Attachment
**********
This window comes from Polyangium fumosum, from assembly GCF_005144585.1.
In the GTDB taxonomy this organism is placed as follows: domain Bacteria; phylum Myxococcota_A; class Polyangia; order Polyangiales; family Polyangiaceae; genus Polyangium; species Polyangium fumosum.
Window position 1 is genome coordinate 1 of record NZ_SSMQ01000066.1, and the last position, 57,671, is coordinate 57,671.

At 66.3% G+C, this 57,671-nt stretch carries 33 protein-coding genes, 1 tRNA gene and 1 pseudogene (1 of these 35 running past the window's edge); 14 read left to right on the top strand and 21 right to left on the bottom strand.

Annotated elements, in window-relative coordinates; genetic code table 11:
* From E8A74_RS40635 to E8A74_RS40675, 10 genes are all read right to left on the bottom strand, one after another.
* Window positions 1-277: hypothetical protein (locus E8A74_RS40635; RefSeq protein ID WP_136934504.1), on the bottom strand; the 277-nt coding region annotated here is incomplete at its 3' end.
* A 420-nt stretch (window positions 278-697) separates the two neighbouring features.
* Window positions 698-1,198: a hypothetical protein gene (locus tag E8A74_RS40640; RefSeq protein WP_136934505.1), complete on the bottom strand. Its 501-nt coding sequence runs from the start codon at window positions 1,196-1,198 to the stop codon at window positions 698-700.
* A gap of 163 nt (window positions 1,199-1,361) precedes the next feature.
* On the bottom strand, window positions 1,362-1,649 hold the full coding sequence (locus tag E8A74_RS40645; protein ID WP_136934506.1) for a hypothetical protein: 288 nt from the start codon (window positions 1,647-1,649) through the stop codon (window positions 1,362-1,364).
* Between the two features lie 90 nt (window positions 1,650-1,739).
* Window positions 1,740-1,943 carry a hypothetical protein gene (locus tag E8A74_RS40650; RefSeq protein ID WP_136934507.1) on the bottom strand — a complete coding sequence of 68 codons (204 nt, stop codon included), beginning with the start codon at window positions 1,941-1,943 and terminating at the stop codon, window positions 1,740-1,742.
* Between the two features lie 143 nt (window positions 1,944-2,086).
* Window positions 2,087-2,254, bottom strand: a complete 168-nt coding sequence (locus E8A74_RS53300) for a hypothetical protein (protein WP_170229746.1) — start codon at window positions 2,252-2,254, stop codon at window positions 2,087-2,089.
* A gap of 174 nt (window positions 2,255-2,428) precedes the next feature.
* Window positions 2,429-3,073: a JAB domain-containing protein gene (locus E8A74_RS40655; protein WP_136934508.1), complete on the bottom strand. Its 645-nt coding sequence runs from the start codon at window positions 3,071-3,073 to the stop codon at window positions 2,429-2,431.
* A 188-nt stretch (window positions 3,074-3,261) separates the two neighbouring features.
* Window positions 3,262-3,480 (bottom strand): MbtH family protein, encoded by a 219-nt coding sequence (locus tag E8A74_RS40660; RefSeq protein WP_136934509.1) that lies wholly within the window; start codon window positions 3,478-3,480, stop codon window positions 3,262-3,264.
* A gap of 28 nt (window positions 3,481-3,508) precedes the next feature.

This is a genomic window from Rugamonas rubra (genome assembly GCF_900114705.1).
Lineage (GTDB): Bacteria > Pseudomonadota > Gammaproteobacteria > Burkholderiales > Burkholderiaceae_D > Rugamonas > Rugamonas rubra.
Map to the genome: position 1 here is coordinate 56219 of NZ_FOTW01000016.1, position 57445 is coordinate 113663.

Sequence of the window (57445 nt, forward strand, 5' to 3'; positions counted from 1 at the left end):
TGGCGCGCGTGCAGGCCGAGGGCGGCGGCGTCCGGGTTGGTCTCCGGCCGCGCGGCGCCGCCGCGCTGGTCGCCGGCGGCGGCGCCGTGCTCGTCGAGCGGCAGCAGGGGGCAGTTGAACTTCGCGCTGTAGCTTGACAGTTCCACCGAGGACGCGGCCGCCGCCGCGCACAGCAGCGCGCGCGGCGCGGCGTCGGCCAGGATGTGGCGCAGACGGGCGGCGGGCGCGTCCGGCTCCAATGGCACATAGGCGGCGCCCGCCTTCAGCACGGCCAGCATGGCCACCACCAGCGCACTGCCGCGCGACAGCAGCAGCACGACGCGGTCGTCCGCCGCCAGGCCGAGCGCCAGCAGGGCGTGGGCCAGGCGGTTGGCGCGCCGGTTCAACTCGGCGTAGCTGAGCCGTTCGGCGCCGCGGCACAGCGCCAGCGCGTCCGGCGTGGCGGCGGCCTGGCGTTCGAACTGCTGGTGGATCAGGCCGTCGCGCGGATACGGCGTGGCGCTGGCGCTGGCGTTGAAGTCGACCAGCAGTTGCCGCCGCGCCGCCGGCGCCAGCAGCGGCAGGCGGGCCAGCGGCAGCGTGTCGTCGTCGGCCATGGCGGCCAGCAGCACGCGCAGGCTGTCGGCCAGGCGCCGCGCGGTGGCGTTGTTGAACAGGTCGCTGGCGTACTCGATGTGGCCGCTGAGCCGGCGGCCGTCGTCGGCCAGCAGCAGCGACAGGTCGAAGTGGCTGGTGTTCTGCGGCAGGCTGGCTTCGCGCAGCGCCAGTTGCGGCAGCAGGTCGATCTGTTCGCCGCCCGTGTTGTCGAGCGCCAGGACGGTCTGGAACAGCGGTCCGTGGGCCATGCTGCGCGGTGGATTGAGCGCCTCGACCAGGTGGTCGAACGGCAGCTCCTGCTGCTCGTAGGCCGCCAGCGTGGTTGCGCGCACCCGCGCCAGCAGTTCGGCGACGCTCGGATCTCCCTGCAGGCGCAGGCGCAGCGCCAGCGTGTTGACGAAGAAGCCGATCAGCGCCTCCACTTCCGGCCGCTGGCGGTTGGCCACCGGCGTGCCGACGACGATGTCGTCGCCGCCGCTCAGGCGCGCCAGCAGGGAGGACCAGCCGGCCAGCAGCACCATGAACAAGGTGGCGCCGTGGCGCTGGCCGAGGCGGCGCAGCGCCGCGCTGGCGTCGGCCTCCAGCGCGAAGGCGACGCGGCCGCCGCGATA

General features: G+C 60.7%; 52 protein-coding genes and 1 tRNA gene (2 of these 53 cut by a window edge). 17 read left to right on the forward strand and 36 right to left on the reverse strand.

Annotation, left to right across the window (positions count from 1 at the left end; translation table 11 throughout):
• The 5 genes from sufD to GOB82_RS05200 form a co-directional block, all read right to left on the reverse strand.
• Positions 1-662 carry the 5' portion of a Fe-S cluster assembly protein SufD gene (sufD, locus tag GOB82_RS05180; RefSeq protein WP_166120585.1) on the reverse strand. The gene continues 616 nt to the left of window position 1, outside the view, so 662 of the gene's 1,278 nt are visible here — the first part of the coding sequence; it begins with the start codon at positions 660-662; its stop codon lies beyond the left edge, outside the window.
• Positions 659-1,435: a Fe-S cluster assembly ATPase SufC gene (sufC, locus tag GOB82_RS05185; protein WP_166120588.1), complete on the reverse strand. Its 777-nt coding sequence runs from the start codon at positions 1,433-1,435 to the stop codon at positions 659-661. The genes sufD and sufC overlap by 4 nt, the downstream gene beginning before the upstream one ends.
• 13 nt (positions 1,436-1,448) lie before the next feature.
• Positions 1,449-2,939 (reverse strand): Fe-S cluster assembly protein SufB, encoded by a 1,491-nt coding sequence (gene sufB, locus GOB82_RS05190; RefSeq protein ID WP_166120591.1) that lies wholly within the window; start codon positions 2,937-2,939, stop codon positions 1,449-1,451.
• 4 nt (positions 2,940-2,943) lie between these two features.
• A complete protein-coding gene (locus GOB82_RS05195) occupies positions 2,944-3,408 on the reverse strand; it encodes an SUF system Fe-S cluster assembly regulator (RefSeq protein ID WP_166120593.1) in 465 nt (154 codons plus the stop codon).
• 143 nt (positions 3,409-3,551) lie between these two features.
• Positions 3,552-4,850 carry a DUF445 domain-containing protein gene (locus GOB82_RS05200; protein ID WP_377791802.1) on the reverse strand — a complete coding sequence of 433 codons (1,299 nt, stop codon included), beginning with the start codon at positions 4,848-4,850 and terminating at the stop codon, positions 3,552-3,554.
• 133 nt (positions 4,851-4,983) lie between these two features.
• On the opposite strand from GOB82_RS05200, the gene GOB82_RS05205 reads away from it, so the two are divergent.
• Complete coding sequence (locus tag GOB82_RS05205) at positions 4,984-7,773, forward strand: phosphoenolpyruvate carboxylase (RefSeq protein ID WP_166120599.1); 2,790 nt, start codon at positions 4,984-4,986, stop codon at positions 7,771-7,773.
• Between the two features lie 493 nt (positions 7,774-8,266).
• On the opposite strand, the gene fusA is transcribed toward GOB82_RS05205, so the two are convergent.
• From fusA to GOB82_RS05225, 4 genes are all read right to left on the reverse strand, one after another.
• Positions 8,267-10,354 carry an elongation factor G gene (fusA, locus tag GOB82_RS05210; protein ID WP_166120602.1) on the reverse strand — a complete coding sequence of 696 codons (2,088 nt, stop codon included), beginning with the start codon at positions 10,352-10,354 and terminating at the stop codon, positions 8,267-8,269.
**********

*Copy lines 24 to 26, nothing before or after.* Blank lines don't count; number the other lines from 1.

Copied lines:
Sequence of the window (57445 nt, forward strand, 5' to 3'; positions counted from 1 at the left end):
TGGCGCGCGTGCAGGCCGAGGGCGGCGGCGTCCGGGTTGGTCTCCGGCCGCGCGGCGCCGCCGCGCTGGTCGCCGGCGGCGGCGCCGTGCTCGTCGAGCGGCAGCAGGGGGCAGTTGAACTTCGCGCTGTAGCTTGACAGTTCCACCGAGGACGCGGCCGCCGCCGCGCACAGCAGCGCGCGCGGCGCGGCGTCGGCCAGGATGTGGCGCAGACGGGCGGCGGGCGCGTCCGGCTCCAATGGCACATAGGCGGCGCCCGCCTTCAGCACGGCCAGCATGGCCACCACCAGCGCACTGCCGCGCGACAGCAGCAGCACGACGCGGTCGTCCGCCGCCAGGCCGAGCGCCAGCAGGGCGTGGGCCAGGCGGTTGGCGCGCCGGTTCAACTCGGCGTAGCTGAGCCGTTCGGCGCCGCGGCACAGCGCCAGCGCGTCCGGCGTGGCGGCGGCCTGGCGTTCGAACTGCTGGTGGATCAGGCCGTCGCGCGGATACGGCGTGGCGCTGGCGCTGGCGTTGAAGTCGACCAGCAGTTGCCGCCGCGCCGCCGGCGCCAGCAGCGGCAGGCGGGCCAGCGGCAGCGTGTCGTCGTCGGCCATGGCGGCCAGCAGCACGCGCAGGCTGTCGGCCAGGCGCCGCGCGGTGGCGTTGTTGAACAGGTCGCTGGCGTACTCGATGTGGCCGCTGAGCCGGCGGCCGTCGTCGGCCAGCAGCAGCGACAGGTCGAAGTGGCTGGTGTTCTGCGGCAGGCTGGCTTCGCGCAGCGCCAGTTGCGGCAGCAGGTCGATCTGTTCGCCGCCCGTGTTGTCGAGCGCCAGGACGGTCTGGAACAGCGGTCCGTGGGCCATGCTGCGCGGTGGATTGAGCGCCTCGACCAGGTGGTCGAACGGCAGCTCCTGCTGCTCGTAGGCCGCCAGCGTGGTTGCGCGCACCCGCGCCAGCAGTTCGGCGACGCTCGGATCTCCCTGCAGGCGCAGGCGCAGCGCCAGCGTGTTGACGAAGAAGCCGATCAGCGCCTCCACTTCCGGCCGCTGGCGGTTGGCCACCGGCGTGCCGACGACGATGTCGTCGCCGCCGCTCAGGCGCGCCAGCAGGGAGGACCAGCCGGCCAGCAGCACCATGAACAAGGTGGCGCCGTGGCGCTGGCCGAGGCGGCGCAGCGCCGCGCTGGCGTCGGCCTCCAGCGCGAAGGCGACGCGGCCGCCGCGATA

General features: G+C 60.7%; 52 protein-coding genes and 1 tRNA gene (2 of these 53 cut by a window edge). 17 read left to right on the forward strand and 36 right to left on the reverse strand.